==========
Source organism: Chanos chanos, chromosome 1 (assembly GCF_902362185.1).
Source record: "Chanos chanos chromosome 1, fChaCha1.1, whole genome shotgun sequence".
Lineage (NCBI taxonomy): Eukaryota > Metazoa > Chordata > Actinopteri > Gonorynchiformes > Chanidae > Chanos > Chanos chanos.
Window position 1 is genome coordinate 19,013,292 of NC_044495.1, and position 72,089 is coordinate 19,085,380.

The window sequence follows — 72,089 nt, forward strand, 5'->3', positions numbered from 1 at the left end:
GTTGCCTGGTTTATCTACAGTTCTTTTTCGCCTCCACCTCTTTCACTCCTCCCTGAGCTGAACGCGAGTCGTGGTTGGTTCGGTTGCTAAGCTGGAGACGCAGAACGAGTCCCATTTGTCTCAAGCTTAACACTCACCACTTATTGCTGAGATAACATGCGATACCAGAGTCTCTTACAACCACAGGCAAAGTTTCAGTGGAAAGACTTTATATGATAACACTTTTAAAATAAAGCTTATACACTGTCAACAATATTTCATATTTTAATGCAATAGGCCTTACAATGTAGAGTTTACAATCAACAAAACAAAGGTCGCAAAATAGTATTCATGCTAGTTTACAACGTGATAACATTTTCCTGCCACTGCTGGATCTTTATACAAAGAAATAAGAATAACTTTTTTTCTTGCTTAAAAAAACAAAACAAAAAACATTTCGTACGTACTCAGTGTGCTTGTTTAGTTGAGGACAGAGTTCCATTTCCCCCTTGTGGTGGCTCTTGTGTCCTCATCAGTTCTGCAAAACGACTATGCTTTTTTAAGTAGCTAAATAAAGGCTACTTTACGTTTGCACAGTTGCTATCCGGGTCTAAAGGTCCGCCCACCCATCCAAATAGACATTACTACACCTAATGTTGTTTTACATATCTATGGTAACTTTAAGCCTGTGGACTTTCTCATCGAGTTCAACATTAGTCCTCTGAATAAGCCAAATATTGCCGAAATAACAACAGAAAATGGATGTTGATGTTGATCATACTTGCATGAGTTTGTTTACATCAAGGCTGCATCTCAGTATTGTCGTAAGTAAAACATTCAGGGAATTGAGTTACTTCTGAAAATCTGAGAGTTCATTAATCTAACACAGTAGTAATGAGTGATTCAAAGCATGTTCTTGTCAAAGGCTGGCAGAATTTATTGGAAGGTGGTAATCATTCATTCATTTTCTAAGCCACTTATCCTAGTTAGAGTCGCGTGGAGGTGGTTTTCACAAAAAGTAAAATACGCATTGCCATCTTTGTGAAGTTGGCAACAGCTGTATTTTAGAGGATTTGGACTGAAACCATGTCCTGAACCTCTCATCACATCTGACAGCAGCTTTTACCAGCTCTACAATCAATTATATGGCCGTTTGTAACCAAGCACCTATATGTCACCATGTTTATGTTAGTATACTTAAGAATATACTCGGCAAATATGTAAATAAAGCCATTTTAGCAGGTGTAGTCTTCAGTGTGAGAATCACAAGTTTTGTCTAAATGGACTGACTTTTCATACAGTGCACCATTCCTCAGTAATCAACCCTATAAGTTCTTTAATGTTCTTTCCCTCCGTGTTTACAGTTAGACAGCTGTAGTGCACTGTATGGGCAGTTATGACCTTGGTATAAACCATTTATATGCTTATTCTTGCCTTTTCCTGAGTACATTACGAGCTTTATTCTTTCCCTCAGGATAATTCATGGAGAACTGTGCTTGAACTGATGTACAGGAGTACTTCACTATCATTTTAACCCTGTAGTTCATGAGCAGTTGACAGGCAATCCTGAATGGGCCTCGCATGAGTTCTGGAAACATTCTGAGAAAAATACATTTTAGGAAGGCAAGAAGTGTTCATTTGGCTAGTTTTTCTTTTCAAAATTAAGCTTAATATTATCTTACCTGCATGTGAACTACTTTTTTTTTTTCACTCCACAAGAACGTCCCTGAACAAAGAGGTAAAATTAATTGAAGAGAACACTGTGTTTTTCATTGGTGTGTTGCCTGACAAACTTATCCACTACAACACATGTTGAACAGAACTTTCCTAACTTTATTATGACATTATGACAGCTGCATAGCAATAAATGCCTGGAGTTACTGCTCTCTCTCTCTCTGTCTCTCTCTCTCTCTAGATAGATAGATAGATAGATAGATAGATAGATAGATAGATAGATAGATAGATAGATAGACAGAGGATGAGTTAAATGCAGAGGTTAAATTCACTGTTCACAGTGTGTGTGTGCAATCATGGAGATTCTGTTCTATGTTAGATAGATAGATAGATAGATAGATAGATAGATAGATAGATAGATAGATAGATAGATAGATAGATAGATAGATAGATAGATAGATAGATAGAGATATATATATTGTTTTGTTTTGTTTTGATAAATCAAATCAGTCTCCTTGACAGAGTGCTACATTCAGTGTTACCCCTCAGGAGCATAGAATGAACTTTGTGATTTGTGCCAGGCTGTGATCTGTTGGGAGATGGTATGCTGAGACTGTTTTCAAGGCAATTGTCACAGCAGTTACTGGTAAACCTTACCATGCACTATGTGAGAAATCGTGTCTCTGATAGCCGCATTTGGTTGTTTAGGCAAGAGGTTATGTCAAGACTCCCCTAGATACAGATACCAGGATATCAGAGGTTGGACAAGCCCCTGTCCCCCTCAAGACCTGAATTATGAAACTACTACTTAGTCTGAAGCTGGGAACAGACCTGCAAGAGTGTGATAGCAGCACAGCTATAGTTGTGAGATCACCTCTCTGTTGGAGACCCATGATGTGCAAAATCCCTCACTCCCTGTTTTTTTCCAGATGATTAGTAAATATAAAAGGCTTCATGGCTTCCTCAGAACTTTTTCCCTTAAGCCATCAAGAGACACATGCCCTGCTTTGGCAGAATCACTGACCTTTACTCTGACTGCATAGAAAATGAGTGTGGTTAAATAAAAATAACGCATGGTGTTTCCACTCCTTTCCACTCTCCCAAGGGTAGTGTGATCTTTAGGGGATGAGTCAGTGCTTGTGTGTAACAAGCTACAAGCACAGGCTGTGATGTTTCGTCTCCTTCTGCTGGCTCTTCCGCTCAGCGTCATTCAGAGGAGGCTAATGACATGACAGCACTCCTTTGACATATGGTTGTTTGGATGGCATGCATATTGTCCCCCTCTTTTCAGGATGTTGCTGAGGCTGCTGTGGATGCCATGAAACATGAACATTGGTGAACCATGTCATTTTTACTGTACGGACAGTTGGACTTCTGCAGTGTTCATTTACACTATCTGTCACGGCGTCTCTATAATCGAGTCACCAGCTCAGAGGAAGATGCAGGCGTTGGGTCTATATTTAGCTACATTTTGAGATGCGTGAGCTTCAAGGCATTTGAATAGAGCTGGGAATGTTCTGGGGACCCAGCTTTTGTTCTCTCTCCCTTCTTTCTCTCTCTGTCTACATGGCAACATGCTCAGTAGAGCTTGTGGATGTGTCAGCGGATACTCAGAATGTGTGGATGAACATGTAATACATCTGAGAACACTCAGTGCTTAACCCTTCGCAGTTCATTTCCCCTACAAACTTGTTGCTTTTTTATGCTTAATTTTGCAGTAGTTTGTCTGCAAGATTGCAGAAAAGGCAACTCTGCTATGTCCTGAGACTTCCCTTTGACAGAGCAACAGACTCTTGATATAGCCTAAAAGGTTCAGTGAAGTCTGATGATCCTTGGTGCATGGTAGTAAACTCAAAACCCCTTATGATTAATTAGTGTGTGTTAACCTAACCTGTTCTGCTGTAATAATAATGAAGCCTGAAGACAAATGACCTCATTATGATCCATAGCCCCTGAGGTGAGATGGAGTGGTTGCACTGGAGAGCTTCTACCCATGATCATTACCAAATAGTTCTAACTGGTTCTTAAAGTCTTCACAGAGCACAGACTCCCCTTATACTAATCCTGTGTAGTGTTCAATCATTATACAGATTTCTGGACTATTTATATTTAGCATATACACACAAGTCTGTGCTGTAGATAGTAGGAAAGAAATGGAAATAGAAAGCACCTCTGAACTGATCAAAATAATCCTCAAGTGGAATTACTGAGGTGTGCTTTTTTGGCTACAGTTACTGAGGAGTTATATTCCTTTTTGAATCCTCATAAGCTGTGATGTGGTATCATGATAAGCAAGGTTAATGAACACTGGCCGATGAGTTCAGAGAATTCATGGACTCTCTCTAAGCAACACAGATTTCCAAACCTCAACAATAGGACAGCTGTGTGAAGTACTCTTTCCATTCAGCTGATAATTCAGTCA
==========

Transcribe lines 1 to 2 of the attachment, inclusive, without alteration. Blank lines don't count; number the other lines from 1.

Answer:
Source organism: Chanos chanos, chromosome 1 (assembly GCF_902362185.1).
Source record: "Chanos chanos chromosome 1, fChaCha1.1, whole genome shotgun sequence".